The combined beats of 412 and 413 (Comanche to 1-40, Carlisle to Louisiana) both rank third for robbery. They were outdone by 421 (Candelaria to 1-40, Wyoming to Eubank). It holds second place for robberies, disorderly conduct and third for DWI.
When examining the rate of crime in these areas, and what may be contributing factors, we are forced to the conclusion that if you rid yourself of the contributing influence, you stand a reasonably good chance of reducing the crime rate. With that in mind, the following solutions may be viable for reducing the crime problem in these trouble spots.
Since the highest rate of DWIIs seem to be located near a large amount of taverns and clubs, let’s re-evaluate our regulation of these businesses. For instance:
- Restrict the number of bars per square mile and increase the permissible distance between each.
- Refuse to renew liquor licenses to drinking establishments with an unusually high record
of police calls.
- Require bar patrons in high DWI areas to surrender their car keys to the bartender
before buying a drink.
- Eliminate drive-up liquor windows .
The same areas that are high in DWI and drugs are also high in prostitution. Let’s consider these changes:
- Close all sexually oriented businesses.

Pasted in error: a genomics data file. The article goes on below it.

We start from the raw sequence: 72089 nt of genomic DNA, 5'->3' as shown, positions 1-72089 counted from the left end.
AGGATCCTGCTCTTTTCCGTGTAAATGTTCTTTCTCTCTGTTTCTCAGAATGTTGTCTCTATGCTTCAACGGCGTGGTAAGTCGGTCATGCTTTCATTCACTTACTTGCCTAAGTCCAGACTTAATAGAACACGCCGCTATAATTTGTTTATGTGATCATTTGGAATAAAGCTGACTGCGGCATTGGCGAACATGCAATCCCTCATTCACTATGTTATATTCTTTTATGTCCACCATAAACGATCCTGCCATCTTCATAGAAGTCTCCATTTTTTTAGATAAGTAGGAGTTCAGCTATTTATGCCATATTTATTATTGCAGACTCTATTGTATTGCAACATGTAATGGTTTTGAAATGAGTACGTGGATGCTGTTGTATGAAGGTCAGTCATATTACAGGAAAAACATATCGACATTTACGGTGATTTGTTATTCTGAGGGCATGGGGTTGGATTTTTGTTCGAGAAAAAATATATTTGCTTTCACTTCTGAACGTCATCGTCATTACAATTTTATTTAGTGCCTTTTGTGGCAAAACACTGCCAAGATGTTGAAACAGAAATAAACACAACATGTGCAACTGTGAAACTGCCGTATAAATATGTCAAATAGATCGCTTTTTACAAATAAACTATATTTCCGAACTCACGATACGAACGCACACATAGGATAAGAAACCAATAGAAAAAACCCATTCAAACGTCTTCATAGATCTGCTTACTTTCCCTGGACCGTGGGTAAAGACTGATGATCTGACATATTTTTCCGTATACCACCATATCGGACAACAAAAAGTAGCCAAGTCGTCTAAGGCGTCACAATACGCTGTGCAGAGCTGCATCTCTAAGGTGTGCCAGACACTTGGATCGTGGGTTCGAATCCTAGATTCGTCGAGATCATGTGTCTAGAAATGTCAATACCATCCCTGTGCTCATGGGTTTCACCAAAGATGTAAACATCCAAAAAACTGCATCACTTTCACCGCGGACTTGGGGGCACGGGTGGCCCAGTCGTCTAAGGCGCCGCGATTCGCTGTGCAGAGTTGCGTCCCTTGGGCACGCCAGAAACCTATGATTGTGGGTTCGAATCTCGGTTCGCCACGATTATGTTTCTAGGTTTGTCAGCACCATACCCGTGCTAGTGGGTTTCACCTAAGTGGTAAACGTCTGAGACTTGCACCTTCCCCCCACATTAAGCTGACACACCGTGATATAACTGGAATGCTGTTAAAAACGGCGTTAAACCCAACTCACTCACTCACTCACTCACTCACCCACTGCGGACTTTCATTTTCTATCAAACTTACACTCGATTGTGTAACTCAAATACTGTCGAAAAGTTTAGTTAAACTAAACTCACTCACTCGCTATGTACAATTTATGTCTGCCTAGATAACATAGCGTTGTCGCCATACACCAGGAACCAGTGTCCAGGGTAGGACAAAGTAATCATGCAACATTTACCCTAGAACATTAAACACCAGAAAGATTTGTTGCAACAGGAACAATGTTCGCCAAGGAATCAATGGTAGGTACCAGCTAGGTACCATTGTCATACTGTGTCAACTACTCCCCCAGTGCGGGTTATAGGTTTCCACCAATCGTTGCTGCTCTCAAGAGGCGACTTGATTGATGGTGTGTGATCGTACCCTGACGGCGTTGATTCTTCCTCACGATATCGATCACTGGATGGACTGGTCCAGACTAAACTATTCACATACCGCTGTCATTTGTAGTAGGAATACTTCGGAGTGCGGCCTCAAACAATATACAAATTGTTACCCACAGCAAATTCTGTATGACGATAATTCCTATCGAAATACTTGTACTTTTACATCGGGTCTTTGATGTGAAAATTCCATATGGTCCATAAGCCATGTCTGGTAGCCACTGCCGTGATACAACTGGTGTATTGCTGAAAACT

- Have APD supply hotel managers on the strip with Photos of known repeat prostitutes that work the area. Require the photos be posted in a convenient place for the staff to see. Fine any motel or hotel for renting to one of the posted ladies.
In the areas where narcotic and drug offenses are the highest, downtown and in beat 331, consider these approaches:
- Post photos of known drug pushers in the main office of area schools. Once school officials know what they look like, employees will better be able to recognize who is whom and take the the appropriate action.
- Promote drug-free neighborhoods similar to neighborhood watch programs.
Finally: police officers tend to be very practical in their approach to crime because of their daily experiences. Therefore:
- Free up the police department to handle crime prevention in its own manner. Nobody knows how to prevent crime better than a cop.
Solutions like some of those presented above may seem to some a bit radical, but not all are intended as permanent solutions. Some may only require temporary enforcement to curb neighborhood difficulties.
Though APD has come under fire recently for its policies on the use of deadly force. it should be recognized that the city police not only provide a desperately needed service but are doing all they can to maintain public safety and reduce crime. APD’s community programs complimenting the efforts of the officer on the street are a superb example of a department that knows crime prevention is equally, if not more important than crime fighting. But, understandably, cops can’t solve our crime problems alone—it’s simply an impossible task no matter how well trained and motivated the force. Moral training in the home, reinforced in the schools and churches is the first, best preventative medicine we can apply in the long term to crime prevention. Until then, the high crime areas of Albuquerque may do well to organize citizen patrols with cooperation and limited training from the police department. Cooperation between affected families and the police could give neighborhoods the edge they need to protect themselves more effectively.